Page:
Imagine the NEXT! 2016 Conference for Entrepreneurial Librarians

Monday, October 17, 2016

University of North Carolina-Greensboro

School of Education Building 
1300 Spring Garden Street, University of North Carolina-Greensboro,  Greensboro, NC

Conference Proceedings have been published in the Proceedings of the Conference for Entrepreneurial Librarians

Featured Keynotes:

Old, New, & Borrowed – Archetypes for 21st century Library Design

Huse, Kevin_Library Bkgrd
Kevin Huse, Principal at RATIO Architects

The Mindful Librarian: Bringing Mindfulness to Innovation

Richard Moniz, Director of Library Services at Johnson and Wales University, Charlotte, NC  

Full Conference Schedule

This year’s topics include:

  • Community/partner engagement
  • Enabling inspiration
  • Instructional design
  • Professional development for entrepreneurial librarians
  • Research and service support for entrepreneurs

For more information about the conference contact:

Mary Scanlon;  [email protected]

Mike Crumpton;  [email protected] 

Conference Presentations

Community/Partner Engagement (Room 102)


From sidewalk cracks to Dusty stacks : “Grass Routs” engagement for Community impact in public libraries. With impact as a compass and grassroots engagement as a map, the presenter  spearheads a number of library initiatives that address key issues, leverage opportunities for development and contribute to positive outcomes in his community.  Richard Ashby Jr. Yeadon Public Library


A New Model for Public Service in Academic Libraries : Changing Library Roles, Taking Risks to Make a Difference for Students, Faculty, Staff and the Community. The UNT Libraries re-imagined public services as an audience-based model integrating the library with the university for success. What opportunities and challenges arose? What’s NEXT?    Susan Smith & Julie Leuzinger, University of N. Texas Presentation Slides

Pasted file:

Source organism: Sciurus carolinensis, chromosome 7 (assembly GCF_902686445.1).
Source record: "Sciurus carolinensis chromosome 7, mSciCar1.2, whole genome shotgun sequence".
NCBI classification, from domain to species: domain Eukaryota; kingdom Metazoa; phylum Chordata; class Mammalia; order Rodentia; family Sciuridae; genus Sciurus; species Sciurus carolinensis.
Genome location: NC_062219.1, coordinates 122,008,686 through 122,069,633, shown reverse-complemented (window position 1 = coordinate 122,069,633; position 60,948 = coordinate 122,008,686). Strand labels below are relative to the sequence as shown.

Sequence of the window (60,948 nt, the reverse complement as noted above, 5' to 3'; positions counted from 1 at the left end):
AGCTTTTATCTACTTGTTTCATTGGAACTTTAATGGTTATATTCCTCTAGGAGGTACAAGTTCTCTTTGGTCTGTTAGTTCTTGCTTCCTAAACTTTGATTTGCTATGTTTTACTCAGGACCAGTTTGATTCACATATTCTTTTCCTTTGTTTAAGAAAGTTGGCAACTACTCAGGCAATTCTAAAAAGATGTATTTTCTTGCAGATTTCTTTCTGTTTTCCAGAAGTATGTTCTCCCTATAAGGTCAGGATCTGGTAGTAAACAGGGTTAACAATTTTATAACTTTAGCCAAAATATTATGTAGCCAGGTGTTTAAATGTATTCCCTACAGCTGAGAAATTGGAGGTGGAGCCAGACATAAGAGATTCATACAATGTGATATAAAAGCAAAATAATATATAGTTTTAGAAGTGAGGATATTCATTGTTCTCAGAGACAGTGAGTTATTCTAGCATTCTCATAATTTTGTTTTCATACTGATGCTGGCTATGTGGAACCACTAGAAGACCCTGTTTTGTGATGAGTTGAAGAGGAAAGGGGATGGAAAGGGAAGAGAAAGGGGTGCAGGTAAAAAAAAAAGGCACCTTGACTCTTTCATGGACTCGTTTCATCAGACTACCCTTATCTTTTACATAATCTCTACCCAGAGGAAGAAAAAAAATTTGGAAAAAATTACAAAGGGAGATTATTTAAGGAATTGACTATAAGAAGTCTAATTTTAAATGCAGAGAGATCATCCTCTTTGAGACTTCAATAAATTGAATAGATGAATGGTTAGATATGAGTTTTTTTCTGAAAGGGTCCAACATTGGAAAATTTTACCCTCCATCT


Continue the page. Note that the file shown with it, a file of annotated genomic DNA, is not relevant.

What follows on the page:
1:45 – 2:40

Reaching University Students via Partnerships with Non-academic Departments. Partnerships with non-academic departments can be instrumental in reaching college students who do not seek library assistance but need it. Find out how. Joan Serpico, Rider University Presentation Slides

2:50 – 3:45

Dog people and cat people: when theory meets practice. Using the metaphor of dogs and cats, we will describe the culture shift that Belk Library underwent due to new leadership, a new promotion process, and building renovations.  We will share our experiences, strategies, and lessons learned as we’ve embraced change and fast-tracked strategic planning in an entrepreneurial academic library. Teresa LePors & Joan Ruelle , Elon University

Enabling Inspiration (Room 104)


Creating a Culture of Yes: Building Goodwill Through Policy and Practice. Imagine a world of resource sharing and access, libraries letting go of the 19th century guardianship role;  where welcoming library policies and practices create opportunities for information access, embodying that culture of yes, even when you have to say no. Discover ways to encourage this cultural shift to the library of yes! Heather Jett, University of Wisconsin-La Crosse


Business Librarian. Interweaving disparate networks to create professional opportunities through NC LIVE, a Library Service and Technology (LSTA) grant, and the Algernon Sydney Sullivan Foundation. Dan Maynard, Campbell University

1:45 – 2:40

Innovation in libraries may be as simple as staying on the bus. Innovation is not just about the next best thing; it is often more about re-tooling and re-working for long-term success; about “staying on the bus.”  Patricia Sobczak & Bettina Peacemaker , Virginia Commonwealth University

2:50 – 3:45

LEAPing for the Stars! Belk Library as an entrepreneurial model of an engaged academic library. Belk Library’s 5-year strategic plan mapped ambitious and entrepreneurial objectives to connect the library to high impact learning experiences. Learn how the library is embedded in efforts to engage and challenge students on our campus reflecting our commitment to high impact practices.  Patrick Rudd & Dianne Ford, Elon University

Instructional Design (Room 106)


Inventing the Future: Applying Design Thinking to NexGen Online Program Development. Imagine the next generation of libraries by applying Design Thinking to your own libraries’ program development.  Lisa Becksford & Stephanie Metko, Virginia Tech  Presentation Slides


Transforming Instructional Design: Using Professional Learning Communities (PLCs) to invoke change and to incorporate the Framework into instructional practice. The creation of a Professional Learning Community, through meetings with structured reading and interactive discussions, our faculty were able to establish norms, build trust within the group, foster collective ownership over instructional design practices, revolutionize our student learning outcomes, create effective and more navigatable LibGuides, and develop a shared philosophy of teaching, learning, and assessment.  Natalie Bishop, and Dr Pam Dennis, Gardner-Webb University   Presentation Slides